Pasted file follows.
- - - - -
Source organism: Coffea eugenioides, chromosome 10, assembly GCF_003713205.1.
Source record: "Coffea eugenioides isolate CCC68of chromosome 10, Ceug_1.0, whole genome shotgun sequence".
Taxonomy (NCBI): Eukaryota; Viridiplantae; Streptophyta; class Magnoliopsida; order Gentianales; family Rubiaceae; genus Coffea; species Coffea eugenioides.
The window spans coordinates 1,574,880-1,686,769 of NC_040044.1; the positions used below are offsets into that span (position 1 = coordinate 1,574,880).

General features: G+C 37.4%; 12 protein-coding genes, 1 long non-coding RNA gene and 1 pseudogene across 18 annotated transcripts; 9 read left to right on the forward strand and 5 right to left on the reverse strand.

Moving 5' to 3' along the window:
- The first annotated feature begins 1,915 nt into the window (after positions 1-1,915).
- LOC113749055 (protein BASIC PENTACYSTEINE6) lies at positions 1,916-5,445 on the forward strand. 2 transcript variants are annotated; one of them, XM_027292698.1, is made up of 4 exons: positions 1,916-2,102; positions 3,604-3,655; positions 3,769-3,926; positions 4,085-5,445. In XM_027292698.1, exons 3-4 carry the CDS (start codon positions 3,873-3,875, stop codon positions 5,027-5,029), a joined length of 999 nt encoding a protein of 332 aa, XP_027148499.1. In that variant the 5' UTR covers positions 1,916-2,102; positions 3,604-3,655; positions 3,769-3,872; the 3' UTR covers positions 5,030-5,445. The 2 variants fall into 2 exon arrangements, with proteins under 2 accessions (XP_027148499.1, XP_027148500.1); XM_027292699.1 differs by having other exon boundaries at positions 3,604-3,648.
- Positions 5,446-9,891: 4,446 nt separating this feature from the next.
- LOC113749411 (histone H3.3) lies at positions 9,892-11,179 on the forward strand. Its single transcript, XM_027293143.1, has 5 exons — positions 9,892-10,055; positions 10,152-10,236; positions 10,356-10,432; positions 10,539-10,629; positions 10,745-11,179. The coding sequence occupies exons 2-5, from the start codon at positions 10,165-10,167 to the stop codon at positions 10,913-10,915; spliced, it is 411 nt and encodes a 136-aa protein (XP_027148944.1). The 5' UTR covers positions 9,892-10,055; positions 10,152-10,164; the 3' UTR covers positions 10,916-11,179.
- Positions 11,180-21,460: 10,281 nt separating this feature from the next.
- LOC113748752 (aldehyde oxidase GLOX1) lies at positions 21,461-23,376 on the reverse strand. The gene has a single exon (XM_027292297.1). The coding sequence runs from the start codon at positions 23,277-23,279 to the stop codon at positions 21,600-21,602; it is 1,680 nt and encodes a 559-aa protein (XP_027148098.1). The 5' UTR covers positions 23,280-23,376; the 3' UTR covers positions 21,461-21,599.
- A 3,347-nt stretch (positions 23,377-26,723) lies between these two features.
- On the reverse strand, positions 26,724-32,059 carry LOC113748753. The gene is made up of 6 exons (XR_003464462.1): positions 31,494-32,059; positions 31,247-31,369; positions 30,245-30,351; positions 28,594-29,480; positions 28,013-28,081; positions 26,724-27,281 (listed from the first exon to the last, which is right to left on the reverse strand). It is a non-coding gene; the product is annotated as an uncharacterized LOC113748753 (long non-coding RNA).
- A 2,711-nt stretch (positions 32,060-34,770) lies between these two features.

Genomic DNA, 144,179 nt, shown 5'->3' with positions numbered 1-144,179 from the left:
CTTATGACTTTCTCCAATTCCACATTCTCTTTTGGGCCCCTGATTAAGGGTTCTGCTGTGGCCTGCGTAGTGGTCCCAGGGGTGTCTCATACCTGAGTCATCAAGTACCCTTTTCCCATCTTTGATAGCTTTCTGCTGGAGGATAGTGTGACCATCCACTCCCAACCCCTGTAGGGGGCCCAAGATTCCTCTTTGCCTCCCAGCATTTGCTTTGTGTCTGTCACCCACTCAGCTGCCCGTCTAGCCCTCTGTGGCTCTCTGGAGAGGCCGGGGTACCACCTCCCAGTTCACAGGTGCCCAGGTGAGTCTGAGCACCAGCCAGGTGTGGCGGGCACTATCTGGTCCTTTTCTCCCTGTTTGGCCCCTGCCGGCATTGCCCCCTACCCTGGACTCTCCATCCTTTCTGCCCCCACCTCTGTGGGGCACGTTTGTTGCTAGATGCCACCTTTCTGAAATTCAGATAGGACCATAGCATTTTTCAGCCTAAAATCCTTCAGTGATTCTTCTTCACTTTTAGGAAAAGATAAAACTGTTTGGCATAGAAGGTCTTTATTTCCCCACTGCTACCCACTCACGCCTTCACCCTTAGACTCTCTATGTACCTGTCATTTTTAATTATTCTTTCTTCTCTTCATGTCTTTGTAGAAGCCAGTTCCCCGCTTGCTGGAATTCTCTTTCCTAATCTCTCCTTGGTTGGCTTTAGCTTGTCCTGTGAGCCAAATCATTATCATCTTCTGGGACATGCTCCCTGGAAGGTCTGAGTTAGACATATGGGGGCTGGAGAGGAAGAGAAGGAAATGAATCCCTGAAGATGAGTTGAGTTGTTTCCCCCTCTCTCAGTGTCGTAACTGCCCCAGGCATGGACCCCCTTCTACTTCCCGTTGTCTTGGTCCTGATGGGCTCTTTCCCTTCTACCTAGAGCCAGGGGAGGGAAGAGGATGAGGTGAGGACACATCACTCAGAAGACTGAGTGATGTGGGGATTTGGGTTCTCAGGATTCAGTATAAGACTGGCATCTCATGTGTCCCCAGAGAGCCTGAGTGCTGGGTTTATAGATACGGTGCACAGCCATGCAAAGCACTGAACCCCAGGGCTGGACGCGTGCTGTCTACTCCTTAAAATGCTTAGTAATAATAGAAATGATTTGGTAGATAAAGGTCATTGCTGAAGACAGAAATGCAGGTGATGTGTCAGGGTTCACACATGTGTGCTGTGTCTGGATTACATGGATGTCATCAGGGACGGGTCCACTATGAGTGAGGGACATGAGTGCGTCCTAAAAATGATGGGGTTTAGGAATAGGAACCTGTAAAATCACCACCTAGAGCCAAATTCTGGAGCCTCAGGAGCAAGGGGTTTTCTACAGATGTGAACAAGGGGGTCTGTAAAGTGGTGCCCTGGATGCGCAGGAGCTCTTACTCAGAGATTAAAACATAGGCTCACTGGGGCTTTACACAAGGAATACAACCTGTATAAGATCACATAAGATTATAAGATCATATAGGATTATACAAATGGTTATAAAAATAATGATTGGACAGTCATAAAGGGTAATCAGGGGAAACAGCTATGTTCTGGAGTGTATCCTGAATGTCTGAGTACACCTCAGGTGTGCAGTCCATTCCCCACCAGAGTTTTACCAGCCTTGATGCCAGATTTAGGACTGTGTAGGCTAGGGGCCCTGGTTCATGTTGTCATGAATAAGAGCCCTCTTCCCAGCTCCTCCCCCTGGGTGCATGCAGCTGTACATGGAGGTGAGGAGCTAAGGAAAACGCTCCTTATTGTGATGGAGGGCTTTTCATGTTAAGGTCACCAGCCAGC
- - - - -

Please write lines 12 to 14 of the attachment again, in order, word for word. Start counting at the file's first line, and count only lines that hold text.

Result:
- LOC113748752 (aldehyde oxidase GLOX1) lies at positions 21,461-23,376 on the reverse strand. The gene has a single exon (XM_027292297.1). The coding sequence runs from the start codon at positions 23,277-23,279 to the stop codon at positions 21,600-21,602; it is 1,680 nt and encodes a 559-aa protein (XP_027148098.1). The 5' UTR covers positions 23,280-23,376; the 3' UTR covers positions 21,461-21,599.
- A 3,347-nt stretch (positions 23,377-26,723) lies between these two features.
- On the reverse strand, positions 26,724-32,059 carry LOC113748753. The gene is made up of 6 exons (XR_003464462.1): positions 31,494-32,059; positions 31,247-31,369; positions 30,245-30,351; positions 28,594-29,480; positions 28,013-28,081; positions 26,724-27,281 (listed from the first exon to the last, which is right to left on the reverse strand). It is a non-coding gene; the product is annotated as an uncharacterized LOC113748753 (long non-coding RNA).